Speaking at a Business, Energy and Industrial Strategy Committee pre-appointment hearing, Sir Jan du Plessis warned that the poor state of its governance had set the tone for the whole of British business and suggested it could have contributed to audit failings.
He went on to say that the long-standing absence of a permanent chair, and the FRC’s current structure, consisting of just three Non-Executive Directors, was not a good way of running the regulator. Three more NED appointments are due to be announced imminently.
Du Plessis gave credit to FRC CEO Sir Jon Thompson for progress made at the FRC following the Kingman Review, but said that the combination of audit reform and a shake-up at the regulator could provide an opportunity for the UK to lead the way on corporate governance around the world.
“As much as we don’t like acknowledging it, when things go wrong, in the first instance it is the board of management that were wrong or had bad values or controls. We cannot just look at the audit profession and ask them to provide the answers if we are going to collectively try to avoid these scandals in the future,” du Plessis said.
Sir Jan, who was knighted for services to telecoms and business in the New Year’s Honours List, also said it was right for the FRC to step up its Audit Quality Review activity, arguing that a focus on audit quality across the largest firms was necessary to minimise the possibility of another corporate failure and a subsequent collapse to a Big Three.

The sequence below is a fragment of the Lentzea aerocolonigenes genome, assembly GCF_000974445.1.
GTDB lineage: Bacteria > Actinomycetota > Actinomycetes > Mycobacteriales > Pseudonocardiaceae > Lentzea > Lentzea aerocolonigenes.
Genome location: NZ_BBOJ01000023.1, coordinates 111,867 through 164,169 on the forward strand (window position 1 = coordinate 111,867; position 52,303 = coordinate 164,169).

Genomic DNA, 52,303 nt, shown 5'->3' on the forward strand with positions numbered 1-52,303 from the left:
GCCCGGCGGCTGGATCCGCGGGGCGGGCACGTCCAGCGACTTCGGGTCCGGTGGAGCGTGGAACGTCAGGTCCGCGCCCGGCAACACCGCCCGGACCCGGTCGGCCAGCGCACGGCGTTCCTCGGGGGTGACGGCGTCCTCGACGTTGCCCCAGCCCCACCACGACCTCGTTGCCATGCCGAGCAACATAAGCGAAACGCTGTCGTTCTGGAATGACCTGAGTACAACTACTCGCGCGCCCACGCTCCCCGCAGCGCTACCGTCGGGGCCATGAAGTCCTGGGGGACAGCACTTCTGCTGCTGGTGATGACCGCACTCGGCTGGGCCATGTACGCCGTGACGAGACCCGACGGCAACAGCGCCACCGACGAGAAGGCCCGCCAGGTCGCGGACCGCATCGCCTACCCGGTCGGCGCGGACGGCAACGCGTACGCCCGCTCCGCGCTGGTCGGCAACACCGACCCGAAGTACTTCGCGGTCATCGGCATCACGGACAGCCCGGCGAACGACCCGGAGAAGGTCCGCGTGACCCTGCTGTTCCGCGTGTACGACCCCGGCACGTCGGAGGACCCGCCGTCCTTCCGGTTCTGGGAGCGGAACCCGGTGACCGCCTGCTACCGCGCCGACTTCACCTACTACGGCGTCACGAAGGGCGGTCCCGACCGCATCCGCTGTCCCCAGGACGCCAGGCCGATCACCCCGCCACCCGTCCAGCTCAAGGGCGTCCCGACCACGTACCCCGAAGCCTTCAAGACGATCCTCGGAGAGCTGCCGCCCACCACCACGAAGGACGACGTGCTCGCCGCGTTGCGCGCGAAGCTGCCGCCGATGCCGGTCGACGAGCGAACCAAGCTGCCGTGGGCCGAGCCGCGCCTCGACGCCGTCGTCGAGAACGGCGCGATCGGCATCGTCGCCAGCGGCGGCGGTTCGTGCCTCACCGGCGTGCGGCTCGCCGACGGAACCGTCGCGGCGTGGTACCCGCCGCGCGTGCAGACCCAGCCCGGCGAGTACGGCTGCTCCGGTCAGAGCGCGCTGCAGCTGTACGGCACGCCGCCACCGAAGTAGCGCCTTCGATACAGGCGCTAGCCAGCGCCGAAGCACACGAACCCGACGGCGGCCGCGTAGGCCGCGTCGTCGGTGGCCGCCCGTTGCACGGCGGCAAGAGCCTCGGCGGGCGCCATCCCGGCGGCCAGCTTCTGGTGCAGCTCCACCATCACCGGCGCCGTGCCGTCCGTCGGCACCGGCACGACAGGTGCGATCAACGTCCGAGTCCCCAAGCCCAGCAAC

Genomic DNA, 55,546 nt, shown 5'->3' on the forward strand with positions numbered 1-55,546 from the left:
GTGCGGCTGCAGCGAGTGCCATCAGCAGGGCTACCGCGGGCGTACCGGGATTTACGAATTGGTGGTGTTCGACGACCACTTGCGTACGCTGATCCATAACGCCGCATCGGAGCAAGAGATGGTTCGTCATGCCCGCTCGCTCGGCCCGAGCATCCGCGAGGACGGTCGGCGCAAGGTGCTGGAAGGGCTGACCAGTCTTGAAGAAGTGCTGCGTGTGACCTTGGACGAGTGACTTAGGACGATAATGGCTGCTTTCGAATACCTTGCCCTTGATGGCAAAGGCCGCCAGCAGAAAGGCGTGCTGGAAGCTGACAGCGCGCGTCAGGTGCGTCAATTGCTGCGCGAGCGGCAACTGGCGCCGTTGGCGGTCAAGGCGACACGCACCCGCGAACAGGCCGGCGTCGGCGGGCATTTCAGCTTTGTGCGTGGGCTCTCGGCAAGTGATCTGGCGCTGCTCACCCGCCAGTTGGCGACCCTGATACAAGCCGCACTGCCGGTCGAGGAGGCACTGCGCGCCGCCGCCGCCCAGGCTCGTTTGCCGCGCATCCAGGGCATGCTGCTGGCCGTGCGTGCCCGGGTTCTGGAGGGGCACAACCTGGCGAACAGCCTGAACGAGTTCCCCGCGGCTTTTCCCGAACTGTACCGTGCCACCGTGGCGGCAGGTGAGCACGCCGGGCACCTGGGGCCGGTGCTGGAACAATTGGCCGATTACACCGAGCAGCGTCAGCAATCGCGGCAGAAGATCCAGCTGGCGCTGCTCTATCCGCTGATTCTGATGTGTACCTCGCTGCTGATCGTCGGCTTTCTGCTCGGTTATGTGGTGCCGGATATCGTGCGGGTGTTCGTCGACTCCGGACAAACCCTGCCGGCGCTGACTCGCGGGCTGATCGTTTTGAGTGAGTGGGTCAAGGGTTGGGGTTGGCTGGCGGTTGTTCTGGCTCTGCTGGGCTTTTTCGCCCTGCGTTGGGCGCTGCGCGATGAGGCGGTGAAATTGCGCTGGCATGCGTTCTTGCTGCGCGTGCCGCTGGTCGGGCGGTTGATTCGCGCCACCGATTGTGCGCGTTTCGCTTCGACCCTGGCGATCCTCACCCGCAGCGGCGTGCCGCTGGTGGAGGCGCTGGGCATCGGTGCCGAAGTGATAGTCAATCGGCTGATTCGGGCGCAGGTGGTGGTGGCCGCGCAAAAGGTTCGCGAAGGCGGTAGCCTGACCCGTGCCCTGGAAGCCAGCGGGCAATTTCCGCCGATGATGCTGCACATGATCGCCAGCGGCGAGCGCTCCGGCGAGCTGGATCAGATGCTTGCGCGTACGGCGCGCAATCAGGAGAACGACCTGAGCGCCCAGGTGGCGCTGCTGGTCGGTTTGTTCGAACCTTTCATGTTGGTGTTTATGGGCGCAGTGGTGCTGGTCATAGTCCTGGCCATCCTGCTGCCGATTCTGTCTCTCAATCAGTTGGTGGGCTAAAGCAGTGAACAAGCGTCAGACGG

Du Plessis said the FRC had evolved in a very “British manner” with much of what it did today based on informal understandings and arrangements with the biggest firms. “Unless [they] played their part in creating a different regime, the outcome could be much worse for the firms themselves,” du Plessis warned.
A former chairman of BT who has held positions on boards including Marks & Spencer, British American Tobacco and Rio Tinto, du Plessis said he had a real commitment to making the FRC a success but warned that precise objectives over the next year years would depend on the mandate received from the government in its response to the White Paper on restoring trust in audit and corporate governance, and in any legislation passed to establish the FRC’s successor, the Audit Reporting and Governance Authority (ARGA).
Du Plessis said the last thing the FRC should be doing is imposing additional avoidable costs and “oppressive obligations” on businesses, especially SMEs. However, if society was serious about avoiding future corporate scandals and collapses, it was time for a new beginning and the transformation to ARGA should be about imposing real legislative obligations, he said. It didn’t make sense as a society serious about tackling corporate failures to not authorise the FRC or ARGA through legislation to have the right and obligation to look at these situations, he added.
And with ESG considerations becoming increasingly important for both society and investors, du Plessis said he believed the FRC should legitimately play a role in developing ESG reporting and assurance standards, and encouraging companies to talk openly about their agenda.
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